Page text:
Food waste is an epidemic. An eye-watering 600,000 tonnes of the stuff (a third of all that is produced) is wasted each year in the UK, a frankly ridiculous figure that is becoming harder and harder to ignore.
For every meal eaten in a UK restaurant, nearly half a kilo of food is wasted – through preparation, spoilage and what gets left behind on diners’ plates. Food waste costs UK restaurants around £682m per year according to WRAP (Waste and Resources Action Programme), which adds a financial slant to an environmental problem that seems so simple to fix – after all, it is mostly made up of things like potato peelings, carrot tops and chicken bones.
Tackling the problem is something of a work in progress for the restaurant industry and the wider food world. Many businesses are invested and are trying to make positive changes, but many more are struggling to get fully on board.
Last year, Unilever launched a ‘wise up on waste’ app, which allows businesses to see how much waste they produce. The rationale is that if businesses could clearly see what kinds of food are being wasted and why, then they can adapt their processes.
In the same vein, FoodSave, a project run by the Sustainable Restaurant Association (SRA) in London from 2013 to 2015, helped participating restaurants save around £6,000 per year by reducing waste, using surplus food and sending more waste to compost. Some, like small neighbourhood restaurant group Foxlow, saved much more – in Foxlow’s case, the equivalent of £27,200 per year.
Chefs including Massimo Bottura, Skye Gyngell and Dan Barber have all been outspoken about the fact that a third of the world’s food is being wasted, and have played a key role in making the issue a talking point for the trade and public alike.
The saying goes ‘one man’s trash is another man’s treasure’, and although it isn’t usually meant in relation to restaurants’ food waste, it can be fittingly applied to the conversation. Where one chef may throw some parts of their produce away, another may treat it like a prized ingredient.
Blue Skye thinking: Spring restaurant offers a special waste menu
Food schemes not being WastED
From February through to April of this year, US chef Dan Barber, of Blue Hill in New York, held his ‘WastED’ pop-up on Selfridges’ rooftop. Using by-products from retailers, producers and suppliers otherwise destined for the bin, the pop-up aimed to highlight how ingredients that are often thrown away can actually be used to create high-end dishes.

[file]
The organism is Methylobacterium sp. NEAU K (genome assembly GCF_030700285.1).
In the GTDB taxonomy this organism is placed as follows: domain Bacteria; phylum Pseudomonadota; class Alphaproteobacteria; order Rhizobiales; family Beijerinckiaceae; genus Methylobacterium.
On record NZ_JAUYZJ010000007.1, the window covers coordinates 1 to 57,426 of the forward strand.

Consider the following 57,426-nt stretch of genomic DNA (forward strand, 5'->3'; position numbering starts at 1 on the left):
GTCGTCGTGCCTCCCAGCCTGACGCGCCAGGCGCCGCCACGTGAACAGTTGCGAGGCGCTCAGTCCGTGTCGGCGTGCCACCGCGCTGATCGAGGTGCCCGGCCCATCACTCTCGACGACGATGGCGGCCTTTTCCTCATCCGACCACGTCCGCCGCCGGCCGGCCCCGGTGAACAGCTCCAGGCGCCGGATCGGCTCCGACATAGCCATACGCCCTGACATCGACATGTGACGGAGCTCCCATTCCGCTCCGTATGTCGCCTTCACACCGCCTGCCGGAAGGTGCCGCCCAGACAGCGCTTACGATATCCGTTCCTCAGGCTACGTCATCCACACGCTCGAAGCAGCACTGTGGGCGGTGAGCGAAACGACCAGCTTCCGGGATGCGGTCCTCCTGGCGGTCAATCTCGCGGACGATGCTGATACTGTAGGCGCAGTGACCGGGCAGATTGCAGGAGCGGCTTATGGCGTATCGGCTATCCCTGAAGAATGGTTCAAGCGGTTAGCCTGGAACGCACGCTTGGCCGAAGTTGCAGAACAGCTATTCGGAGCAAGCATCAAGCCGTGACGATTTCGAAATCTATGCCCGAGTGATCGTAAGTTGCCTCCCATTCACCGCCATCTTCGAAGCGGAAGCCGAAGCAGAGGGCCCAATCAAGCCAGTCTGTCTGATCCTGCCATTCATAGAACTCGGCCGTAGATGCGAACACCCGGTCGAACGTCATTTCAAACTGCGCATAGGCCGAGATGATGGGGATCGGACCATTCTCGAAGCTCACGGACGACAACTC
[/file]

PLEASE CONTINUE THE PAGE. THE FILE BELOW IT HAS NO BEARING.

“Being presented with a whole new palette of ingredients — that’s catnip for a chef,” said Barber at the time, proving others wanted in on the action by hosting guest chefs, including Pierre Koffmann, Nuno Mendes, Jason Atherton and Tom Kerridge.
Massimo Bottura followed up on the success of WastED by opening a London iteration of Refettorio Ambrosiano, his Milan-based community kitchen. Bottura’s Refettorios are community kitchens run by his non-profit organisation Food for Soul. The Felix Project charity supplies the ingredients, which otherwise would have ended up in the bin as waste, and the kitchen teams up with a different British chef every day to produce free or heavily subsidised healthy meals for people who are struggling. They also teach local cooks how to create more interesting meals with surplus food.
More than 30 leading British and international chefs accepted the call to action from Bottura to cook in the Refettorio, including: Alain Ducasse, Angela Hartnett, Ashley Palmer-Watts, Brett Graham, Bruno Loubet, Clare Smyth, Claude Bosi, Daniel Boulud and Jason Atherton.
Skye Gyngell’s London restaurant, Spring, trialled a ‘Scratch’ concept menu last March. This involved misshapen vegetables and leftovers from the restaurant’s other menus were re-purposed before
being served as a three-course, pre-theatre set meal.
The aim was to cut waste, and to “draw attention to the fact that this produce, despite its appearance, is still truly delicious,” according to the Australian-born chef. Dishes include soups made from root vegetable scraps and trimmings; home-made pasta baked with cheese, and the previous day’s bread turned into bread pudding.
Scratch was so well received that Gyngell has kept the menu running daily, indefinitely, and it is now so popular that diners must book in advance to secure a place. For the sustainability movement, this is another demonstration of how packaging something that was once considered trash can get diners excited and put bums on seats.
Throw terminology in the bin